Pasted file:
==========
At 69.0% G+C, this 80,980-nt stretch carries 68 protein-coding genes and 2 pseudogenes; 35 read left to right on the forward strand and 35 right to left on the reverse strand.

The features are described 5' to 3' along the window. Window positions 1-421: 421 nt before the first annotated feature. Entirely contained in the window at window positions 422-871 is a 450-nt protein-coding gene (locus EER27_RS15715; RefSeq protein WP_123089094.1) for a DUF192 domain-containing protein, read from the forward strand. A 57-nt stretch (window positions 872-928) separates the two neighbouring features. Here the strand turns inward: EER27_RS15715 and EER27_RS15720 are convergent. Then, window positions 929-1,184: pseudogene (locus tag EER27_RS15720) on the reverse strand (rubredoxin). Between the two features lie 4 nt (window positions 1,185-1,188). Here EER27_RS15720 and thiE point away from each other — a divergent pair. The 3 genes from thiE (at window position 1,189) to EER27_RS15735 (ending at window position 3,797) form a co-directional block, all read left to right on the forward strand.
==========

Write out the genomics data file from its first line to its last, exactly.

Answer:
At 69.0% G+C, this 80,980-nt stretch carries 68 protein-coding genes and 2 pseudogenes; 35 read left to right on the forward strand and 35 right to left on the reverse strand.

The features are described 5' to 3' along the window. Window positions 1-421: 421 nt before the first annotated feature. Entirely contained in the window at window positions 422-871 is a 450-nt protein-coding gene (locus EER27_RS15715; RefSeq protein WP_123089094.1) for a DUF192 domain-containing protein, read from the forward strand. A 57-nt stretch (window positions 872-928) separates the two neighbouring features. Here the strand turns inward: EER27_RS15715 and EER27_RS15720 are convergent. Then, window positions 929-1,184: pseudogene (locus tag EER27_RS15720) on the reverse strand (rubredoxin). Between the two features lie 4 nt (window positions 1,185-1,188). Here EER27_RS15720 and thiE point away from each other — a divergent pair. The 3 genes from thiE (at window position 1,189) to EER27_RS15735 (ending at window position 3,797) form a co-directional block, all read left to right on the forward strand.